Thanks to an excellent comment by Morgana on my last post, I have managed to broaden somewhat my initially narrow view of the Biologies to consider the vast array of medicine-relate biology departments and programs. (Not medicine itself, mind you. There I know so little I dare not tread.) Thus, for the moment I'm going to stop talking about eco/evo and mole/cell.
Instead, to discuss statistics, which was the original aim of this essay, I will focus on a distinction that I am actually making up as I write(!). I think there may be two fundamentally different approaches to biological questions--or really, two different questions.
1. How does it work?
2. Why does it work?
This is reminiscent of a lesson commonly taught in introductory classes on proximate vs. ultimate causes. Suppose an octopus is caught and devoured by an eel. You ask, perhaps plaintively, "Why did the octopus die?" The proximate cause involves tissue damage, blood loss, and cessation of brain function due to the teeth and digestive juices of the eel. Ultimately, however, the octopus died because it was too slow to escape, because it received poor genetic material from its parents, because its parents, due to the stochasticity* of the environment, lived in a year when eels were scarce and thus they survived despite their slowness . . .
Obviously, the causality of any one event is almost infinitely zoomable in either direction. Nevertheless the set of causes can be divided into two fairly distinct categories. First is the proximate, the how, the mechanistic explanations: how strong must the eel's teeth be to tear the skin; how potent must the chemicals in its saliva and stomach be to lyse the octopus' cells; etc. Second is the ultimate, the why, the big-picture stuff: why the environment brings eels and octopuses together, why predation and escape responses have developed over evolutionary time, etc.
These two sets of questions, or answers, which clearly complement each other, can be pursued by two equally complementary sets of techniques. The techniques for answering mechanistic questions tend to involve laboratories and microscopes, dissecting tools and fluorescent tags**. The techniques for answering big-picture questions are usually field studies and computer models, scuba gear and Matlab. Ecologist count things. They count lots of things, and they do it many times. And then they do a whole lot of data processing.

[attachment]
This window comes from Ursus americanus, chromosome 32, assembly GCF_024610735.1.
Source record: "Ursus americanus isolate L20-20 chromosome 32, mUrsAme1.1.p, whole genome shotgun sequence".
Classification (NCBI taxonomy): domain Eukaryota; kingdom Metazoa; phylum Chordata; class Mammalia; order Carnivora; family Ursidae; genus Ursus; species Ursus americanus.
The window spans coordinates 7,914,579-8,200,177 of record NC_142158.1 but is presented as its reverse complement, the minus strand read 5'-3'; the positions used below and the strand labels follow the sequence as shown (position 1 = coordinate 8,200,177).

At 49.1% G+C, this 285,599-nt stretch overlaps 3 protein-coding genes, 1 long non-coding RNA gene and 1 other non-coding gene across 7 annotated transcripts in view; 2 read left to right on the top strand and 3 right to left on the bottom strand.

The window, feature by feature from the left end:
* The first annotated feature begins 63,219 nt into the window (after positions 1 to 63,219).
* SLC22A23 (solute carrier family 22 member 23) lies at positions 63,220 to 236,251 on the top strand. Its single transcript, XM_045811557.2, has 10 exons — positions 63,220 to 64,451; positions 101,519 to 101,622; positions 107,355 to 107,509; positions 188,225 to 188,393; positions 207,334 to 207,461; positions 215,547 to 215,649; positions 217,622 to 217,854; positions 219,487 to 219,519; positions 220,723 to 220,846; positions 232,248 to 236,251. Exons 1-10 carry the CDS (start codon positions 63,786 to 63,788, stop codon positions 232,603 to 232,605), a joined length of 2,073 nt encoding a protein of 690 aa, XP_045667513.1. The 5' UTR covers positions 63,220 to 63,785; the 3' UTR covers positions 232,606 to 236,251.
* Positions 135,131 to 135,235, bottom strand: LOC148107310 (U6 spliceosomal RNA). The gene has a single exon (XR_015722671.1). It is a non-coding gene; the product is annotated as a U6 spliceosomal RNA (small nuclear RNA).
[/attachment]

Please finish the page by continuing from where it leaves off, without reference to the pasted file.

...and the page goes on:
Which bring me back to statistics, and the somewhat counterintuitive conclusion that, while the eco/evo crowd is stigmatized as pursuing a "soft" science, they present their data in terms of huge sample sizes and incredibly hardcore statistical analysis. Meanwhile, cellular papers can be published with key figures that are simply photographs of stained gels, described qualitatively in the text and used to defend or refute a hypothesis of the author's choice. This is not to say that such data is invalid, but it is rarely quantified and sometimes not even replicated, and is nevertheless published. Ecology papers can't get away with that--and I bet epidemiology ones can't either.
* One of my favorite words. It's right up there with viscoelastoplastic (sound it out slowly--isn't it delicious?), which is, for this summer at least, my absolute favorite word. To be discussed at a later date.
** This reminds me that I was going to make an (obscure and terrible) joke about FISH in the last entry, but didn't get around to it. FISH stands for Fluorescent In Situ Hybridization, which is a way to track genetic material in a cell by adding fluorescent material that can match up, or hybridize, with the stuff you want to look at. However, this lovely acronym could just as well (and more appropriately) describe what happens when two different species of GloFish get together and produce an equally fluorescent offspring.